Sharon Gless and Tyne Daly broke barriers as the first female dramatic leads on television, and now the Cagney & Lacey duo is reuniting to celebrate their DVD release and digital debut with full episodes now available online. Daly and Gless will be stopping TVGuide.com's studio this week to talk nostalgia and their recent projects.
Tell us what you would like to know about these legendary ladies after the jump?
It's Wednesday, so you know what that means.... It's "Pick of the Week" time!May 8 brings us a couple of Season 1 sets, a couple of complete series sets, with the only volume release being Voltron.I'm drawn toward choosing from two releases this week Cagney & Lacey Season 1 and The 4400 Season 3. I decided to go with Cagney because it's a long-awaited series, though The 4400 has more bonus material, a better transfer and better audio. But it's a newer show, so that's to be expected.I've been forever linked to Cagney & Lacey for obvious reasons (hint: it has something to do with my last name). Some people have a hard time spelling "Lacey" so I would just say, "Like Cagney & Lacey" and they would realize it's "Lacey" and not "Lacy." Cagney & Lacey, for those who aren't aware, started as a TV movie, then received a short first season before airing a complete second season. Sharon Gless joined the series in Season 2, so MGM decided it was best to release these epi...
Question: I don't have any wagers, arguments or bets to settle. I just have a question, if that's OK. Was there another actress who played Cagney on Cagney & Lacey before Sharon Gless did, or is my memory failing already? Thank you for your time.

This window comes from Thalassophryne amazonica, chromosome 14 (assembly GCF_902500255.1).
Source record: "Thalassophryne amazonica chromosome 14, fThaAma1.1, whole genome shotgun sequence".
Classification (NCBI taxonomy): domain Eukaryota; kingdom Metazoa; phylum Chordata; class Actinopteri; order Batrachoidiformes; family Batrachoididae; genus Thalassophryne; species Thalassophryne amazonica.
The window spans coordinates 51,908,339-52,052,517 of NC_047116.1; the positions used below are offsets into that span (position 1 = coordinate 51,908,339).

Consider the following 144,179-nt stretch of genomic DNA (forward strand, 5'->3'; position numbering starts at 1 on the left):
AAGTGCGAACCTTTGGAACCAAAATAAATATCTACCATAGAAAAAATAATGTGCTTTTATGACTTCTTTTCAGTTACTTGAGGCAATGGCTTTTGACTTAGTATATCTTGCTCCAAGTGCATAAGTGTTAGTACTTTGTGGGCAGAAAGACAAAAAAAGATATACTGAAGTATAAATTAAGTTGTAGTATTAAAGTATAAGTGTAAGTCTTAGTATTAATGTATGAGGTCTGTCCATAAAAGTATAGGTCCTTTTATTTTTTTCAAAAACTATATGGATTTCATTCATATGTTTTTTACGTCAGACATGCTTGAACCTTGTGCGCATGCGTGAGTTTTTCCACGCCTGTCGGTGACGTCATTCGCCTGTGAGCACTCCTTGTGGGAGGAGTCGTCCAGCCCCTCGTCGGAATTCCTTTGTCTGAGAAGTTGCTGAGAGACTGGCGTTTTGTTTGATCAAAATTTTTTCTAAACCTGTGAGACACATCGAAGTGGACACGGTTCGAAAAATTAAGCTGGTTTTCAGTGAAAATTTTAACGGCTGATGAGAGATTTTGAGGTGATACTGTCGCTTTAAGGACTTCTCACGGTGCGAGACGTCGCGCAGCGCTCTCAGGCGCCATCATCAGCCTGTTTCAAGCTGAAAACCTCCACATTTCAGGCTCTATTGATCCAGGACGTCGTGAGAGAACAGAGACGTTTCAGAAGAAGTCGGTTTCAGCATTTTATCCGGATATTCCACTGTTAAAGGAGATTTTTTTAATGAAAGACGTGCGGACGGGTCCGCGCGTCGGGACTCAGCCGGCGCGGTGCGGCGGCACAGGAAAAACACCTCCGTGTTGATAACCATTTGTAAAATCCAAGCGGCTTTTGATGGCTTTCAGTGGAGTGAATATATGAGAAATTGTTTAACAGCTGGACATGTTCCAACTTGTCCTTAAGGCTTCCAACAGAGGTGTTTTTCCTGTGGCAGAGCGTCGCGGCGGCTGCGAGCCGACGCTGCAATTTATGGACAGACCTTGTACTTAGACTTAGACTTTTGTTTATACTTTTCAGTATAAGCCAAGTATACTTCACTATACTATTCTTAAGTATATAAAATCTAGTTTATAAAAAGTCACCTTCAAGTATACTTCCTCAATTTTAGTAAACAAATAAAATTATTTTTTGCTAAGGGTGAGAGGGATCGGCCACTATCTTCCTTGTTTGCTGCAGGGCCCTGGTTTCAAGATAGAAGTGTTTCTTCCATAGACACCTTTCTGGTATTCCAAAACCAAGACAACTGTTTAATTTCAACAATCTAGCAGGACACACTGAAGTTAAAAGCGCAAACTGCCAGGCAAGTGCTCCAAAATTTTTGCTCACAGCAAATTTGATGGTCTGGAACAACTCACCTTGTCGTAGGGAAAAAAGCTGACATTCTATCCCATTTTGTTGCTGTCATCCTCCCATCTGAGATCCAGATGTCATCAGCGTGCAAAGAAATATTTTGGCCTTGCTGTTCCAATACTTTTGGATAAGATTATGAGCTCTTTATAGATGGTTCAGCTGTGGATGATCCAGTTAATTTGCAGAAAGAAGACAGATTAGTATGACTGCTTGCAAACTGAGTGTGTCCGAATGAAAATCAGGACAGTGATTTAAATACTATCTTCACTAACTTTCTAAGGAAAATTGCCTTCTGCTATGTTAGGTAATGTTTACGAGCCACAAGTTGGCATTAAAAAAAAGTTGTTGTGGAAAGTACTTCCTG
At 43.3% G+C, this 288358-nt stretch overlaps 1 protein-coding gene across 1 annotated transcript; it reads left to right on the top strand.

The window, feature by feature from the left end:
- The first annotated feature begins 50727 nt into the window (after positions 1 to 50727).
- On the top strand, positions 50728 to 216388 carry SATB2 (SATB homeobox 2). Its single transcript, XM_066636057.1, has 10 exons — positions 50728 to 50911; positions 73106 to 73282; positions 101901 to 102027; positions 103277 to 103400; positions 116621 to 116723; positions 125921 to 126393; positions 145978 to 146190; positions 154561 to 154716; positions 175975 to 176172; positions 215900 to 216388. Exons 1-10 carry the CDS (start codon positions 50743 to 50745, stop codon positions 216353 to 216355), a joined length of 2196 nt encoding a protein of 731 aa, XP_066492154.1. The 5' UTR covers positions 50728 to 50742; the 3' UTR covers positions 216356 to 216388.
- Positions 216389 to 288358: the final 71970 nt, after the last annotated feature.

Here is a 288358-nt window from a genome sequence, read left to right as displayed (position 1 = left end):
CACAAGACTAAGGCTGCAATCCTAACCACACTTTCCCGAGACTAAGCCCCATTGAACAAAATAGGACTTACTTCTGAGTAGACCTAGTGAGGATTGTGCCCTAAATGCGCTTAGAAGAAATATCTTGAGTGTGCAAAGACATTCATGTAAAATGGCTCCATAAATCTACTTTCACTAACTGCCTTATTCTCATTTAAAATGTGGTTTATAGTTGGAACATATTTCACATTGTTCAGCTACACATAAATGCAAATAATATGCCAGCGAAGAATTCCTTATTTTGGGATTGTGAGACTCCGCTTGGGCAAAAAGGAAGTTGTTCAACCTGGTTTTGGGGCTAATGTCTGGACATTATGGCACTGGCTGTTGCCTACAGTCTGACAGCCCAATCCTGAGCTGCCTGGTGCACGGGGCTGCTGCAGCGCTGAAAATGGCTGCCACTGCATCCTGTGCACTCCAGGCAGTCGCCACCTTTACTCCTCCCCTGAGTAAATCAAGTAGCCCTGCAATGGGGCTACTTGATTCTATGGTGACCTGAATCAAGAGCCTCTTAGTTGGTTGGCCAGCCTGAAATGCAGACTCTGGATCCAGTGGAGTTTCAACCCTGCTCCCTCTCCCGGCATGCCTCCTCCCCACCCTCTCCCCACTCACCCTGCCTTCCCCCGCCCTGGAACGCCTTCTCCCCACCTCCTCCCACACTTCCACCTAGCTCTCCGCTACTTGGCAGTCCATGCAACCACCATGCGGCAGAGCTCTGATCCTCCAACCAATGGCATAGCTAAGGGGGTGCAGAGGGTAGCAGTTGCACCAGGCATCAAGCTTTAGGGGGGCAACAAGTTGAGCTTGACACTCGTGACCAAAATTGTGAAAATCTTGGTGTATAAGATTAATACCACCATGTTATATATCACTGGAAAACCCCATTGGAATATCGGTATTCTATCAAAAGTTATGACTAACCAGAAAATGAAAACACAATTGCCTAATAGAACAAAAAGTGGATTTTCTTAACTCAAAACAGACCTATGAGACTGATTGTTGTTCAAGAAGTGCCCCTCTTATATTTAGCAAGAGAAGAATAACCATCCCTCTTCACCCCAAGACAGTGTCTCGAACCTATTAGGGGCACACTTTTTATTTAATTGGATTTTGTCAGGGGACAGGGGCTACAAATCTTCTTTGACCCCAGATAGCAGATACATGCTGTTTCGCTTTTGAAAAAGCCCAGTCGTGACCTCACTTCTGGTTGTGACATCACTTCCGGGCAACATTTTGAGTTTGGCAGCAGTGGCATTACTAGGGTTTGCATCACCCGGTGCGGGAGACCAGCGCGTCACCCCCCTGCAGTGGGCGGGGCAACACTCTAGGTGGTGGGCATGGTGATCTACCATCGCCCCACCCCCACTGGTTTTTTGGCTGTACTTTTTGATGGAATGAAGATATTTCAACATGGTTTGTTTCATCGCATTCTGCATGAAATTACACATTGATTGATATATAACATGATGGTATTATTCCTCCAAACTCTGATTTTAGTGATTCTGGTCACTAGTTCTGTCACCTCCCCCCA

Answer: Actually, there were two, Ruth. Loretta Swit (M*A*S*H) first played Det. Chris Cagney in the CBS TV-movie that aired in 1981. However, after that movie proved successful enough for the network executives, who didn't initially believe the concept was strong enough for a show to order up a series, Swit was unavailable. In stepped actress Meg Foster, and the reason for her abrupt departure, together with the lack of network spin on it, provides an interesting lesson in how different today's political climate is from that of 20 years ago.
Question: Don't you think they should do a spin-off from Judging Amy featuring Tyne Daly's character, Maxine? She is such a wonderful actress.
Answer: She was my main reason for watching Judging Amy, so of course I like this idea. But given that CBS canceled the show because the network desired younger demographics (which is why Love Monkey is getting a shot there, starting this week), a show built around Maxine would be, putting it kindly, a tough sell. In a few weeks, I'll be seeing Tyne Daly in a new Broadway play alongside Cynthia Nixon. I'll be sure to give her your regards.
[Editor's Note: If you missed Friday's column, you'll find it here.]
Question: One of my favorite shows from around the late '60s to early '70s took place on a deserted island, where a bunch of college-age students were marooned after their airplane crash-landed. Since they were stranded, they decided they were going to build a new civilization and not make any of the same mistakes the "establishment" made back home. I think it was called The New People or something along those lines. I'd love to know more about the series and who starred in it. Thanks a lot!
Answer: It was indeed called The New People and, though the legendary Rod Serling (The Twilight Zone, Night Gallery) was credited as the creator, it was an Aaron Spelling affair. It enjoyed a very brief run on ABC, from September 1969 to the following January.
In what was apparently supposed to be an e